Marty Berkowitz came out because he's always wanted one.
A television report drew Joanie Wilson to the event. Well, that and plans to see Up in 3D.
Joseph Masiello comes from a racing family and always has loved cars.
Christopher Phillip came all the way from Clearwater to see if General Motors delivered on all its promises.
And Jodie McMillen? Well she falls into the same category as many of the folks who ventured to the AMC Regency Theatre on Tuesday to test drive the new 2010 Chevrolet Camaro.
"I have a heavy foot," laughed McMillen, 30.
More than 100 people stepped up on a hot day to take a spin in a hot car. Car enthusiasts had waited years to see what GM designers crafted. Fans of the new movie Transformers 2 wanted to get a sneak preview of both car and picture, which the theater screened that night.
Others came upon the promotion by chance but left impressed.
Yet every Tampa Bay resident can boast of bringing the Camaro. GM officials picked the area and Paramount Pictures specifically chose Brandon because of the diversity and down-to-earth nature of the community.
As the car company looks to come out of bankruptcy, it has targeted five communities for special grass roots promotions: Minneapolis; San Diego; Long Island; Austin, Texas; and Tampa Bay.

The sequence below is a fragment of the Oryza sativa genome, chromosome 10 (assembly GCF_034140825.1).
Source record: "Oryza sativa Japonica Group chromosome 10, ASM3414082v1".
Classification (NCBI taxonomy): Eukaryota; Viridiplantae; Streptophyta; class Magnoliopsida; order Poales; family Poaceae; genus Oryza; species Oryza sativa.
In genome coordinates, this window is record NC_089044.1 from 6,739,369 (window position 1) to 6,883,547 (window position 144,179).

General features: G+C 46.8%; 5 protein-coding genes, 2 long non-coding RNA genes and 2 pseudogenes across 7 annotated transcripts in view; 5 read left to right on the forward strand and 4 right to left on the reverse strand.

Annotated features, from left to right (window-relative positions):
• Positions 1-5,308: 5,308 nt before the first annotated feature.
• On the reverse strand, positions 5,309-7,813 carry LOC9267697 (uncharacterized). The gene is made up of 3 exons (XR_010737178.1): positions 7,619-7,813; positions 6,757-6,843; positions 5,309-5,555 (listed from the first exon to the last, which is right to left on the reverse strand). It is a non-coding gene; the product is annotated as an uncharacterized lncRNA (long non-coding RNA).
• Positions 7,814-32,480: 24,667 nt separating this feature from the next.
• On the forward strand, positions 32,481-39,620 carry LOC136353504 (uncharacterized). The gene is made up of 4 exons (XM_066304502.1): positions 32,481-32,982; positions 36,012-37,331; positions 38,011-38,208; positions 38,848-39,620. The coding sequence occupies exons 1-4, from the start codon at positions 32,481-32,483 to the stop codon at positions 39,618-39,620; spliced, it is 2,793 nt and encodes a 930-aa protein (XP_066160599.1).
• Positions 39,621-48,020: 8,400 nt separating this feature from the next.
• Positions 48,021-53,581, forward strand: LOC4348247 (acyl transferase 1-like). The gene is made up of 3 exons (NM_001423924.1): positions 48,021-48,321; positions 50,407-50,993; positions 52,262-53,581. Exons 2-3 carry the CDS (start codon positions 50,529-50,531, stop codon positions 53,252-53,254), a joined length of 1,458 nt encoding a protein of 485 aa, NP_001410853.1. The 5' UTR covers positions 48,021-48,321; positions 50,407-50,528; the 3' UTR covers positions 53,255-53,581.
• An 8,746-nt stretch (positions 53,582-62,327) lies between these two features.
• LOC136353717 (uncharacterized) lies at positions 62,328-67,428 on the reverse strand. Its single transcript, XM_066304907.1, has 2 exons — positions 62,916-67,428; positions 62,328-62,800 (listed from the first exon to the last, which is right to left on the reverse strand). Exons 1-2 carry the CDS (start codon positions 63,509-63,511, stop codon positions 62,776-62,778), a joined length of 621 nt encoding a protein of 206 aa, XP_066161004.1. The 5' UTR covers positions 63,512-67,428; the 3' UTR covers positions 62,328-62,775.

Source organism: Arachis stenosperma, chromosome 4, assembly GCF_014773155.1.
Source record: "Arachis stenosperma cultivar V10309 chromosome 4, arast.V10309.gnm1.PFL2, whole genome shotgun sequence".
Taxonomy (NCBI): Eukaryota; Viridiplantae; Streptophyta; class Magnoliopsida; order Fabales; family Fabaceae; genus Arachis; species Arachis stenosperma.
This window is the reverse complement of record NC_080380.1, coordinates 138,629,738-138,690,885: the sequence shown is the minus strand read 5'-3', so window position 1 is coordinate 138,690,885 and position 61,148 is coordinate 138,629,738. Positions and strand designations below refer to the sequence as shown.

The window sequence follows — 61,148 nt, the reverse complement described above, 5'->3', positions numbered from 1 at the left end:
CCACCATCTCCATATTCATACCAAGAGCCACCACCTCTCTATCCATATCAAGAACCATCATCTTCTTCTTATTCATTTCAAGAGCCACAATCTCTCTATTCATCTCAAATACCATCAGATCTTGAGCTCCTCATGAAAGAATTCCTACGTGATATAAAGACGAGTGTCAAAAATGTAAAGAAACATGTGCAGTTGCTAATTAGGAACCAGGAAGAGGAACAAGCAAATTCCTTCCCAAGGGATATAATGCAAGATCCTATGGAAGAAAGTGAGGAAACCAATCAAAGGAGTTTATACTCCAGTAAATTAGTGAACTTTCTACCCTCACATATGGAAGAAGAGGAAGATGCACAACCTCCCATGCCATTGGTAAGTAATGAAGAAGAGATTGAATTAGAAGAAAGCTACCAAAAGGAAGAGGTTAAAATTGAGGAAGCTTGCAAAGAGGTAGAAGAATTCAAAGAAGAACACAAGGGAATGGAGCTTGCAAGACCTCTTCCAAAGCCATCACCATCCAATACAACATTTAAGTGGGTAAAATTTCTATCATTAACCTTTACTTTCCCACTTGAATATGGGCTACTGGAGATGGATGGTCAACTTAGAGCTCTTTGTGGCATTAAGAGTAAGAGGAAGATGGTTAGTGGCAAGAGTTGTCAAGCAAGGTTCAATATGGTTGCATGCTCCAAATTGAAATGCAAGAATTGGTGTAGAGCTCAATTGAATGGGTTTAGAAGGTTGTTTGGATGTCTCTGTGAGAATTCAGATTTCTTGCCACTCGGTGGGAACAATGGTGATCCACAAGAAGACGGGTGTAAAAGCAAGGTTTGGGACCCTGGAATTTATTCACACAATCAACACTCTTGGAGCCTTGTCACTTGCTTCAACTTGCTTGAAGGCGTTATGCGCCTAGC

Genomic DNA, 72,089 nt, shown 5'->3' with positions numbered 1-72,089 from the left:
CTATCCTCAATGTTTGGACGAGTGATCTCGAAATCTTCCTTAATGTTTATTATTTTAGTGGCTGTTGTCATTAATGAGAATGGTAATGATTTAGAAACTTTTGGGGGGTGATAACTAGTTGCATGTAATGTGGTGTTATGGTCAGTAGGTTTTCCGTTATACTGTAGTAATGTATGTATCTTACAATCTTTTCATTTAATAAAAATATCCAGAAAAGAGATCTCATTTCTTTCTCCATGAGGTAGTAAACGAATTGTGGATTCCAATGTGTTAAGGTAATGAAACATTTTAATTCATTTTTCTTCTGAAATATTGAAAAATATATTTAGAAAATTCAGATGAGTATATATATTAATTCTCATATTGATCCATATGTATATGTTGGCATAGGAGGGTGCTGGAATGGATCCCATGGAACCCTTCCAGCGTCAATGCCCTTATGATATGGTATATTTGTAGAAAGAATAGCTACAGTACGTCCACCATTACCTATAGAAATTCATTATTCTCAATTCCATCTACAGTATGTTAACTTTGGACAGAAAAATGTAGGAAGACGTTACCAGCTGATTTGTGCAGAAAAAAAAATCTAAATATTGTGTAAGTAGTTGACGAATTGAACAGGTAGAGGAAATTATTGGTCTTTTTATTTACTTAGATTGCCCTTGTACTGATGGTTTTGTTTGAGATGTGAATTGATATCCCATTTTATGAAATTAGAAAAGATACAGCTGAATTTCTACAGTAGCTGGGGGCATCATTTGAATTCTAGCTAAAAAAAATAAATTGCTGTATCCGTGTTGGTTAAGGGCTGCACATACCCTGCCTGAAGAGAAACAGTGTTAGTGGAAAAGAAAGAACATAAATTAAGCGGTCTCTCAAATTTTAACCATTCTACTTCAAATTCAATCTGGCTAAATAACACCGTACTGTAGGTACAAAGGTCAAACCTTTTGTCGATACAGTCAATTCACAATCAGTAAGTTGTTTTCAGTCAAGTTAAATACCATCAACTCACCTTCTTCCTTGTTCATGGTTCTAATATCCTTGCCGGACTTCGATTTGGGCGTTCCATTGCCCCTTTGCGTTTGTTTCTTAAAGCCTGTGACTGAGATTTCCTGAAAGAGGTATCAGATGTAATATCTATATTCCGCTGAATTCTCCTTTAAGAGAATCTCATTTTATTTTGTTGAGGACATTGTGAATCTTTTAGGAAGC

"We started this last year with some experimental ideas," said Peter J. Ternes, director of communications for sales, service and marketing. "Based on that, we picked five cities to broaden this type of community-based outreach."
Tampa Bay's diversity in terms of age, income and race played factors, but so did the fact it's not a "trophy city" like New York, Miami or Hollywood. GM wants to have similar promotions at local chamber gatherings, neighborhood association meetings and other events.
Choosing Brandon for this particular promotion made sense to Masiello, a 29-year-old muscle car maven from Riverview.
"It wouldn't have worked in Miami, where everybody has fancier cars," Masiello said. "They would have test drove the Camaro and then drove off in a Ferrari. Here, you have real people who like real cars."
That assessment appeared spot on. Raves came from most of the drivers, but these folks have a passion for sports cars. Whether you're talking about a Camaro, Ford Mustang or Dodge Charger, America has long been infatuated with the muscle car.
Plant City's Alan Colvin said the first picture he ever drew as a child was of a car, and 30 years ago he owned two '69 Camaros.
Wilson, 48, owned Camaros back in her 20s, and her husband, Jeff, once owned a '67 model.
"There are people out there driving a Corolla but wanting a Camaro," Masiello said. "Not everyone has one, not everyone can afford one, but when I could afford one, that was it. I got it.
"They make you happy. It's like a vice."
Phillip, 44, concurred and said the new Camaro will only fuel those passions.
"It's a modern interpretation of an American classic."
Most of the drivers echoed that sentiment and expressed a sense of optimism about the car and about GM's chances. Berkowitz, 52, said he may be a few years from buying a Camaro, but he remains keenly interested.
"Hopefully, the car will still be around," Berkowitz said. "Hopefully, GM will still be around.
"I hope it puts them back in the black."
Six area dealers await the delivery of 154 Camaros. Each dealer reportedly has a waiting list.
So if GM does bounce back, our area can say it played a role.
That's all I'm saying.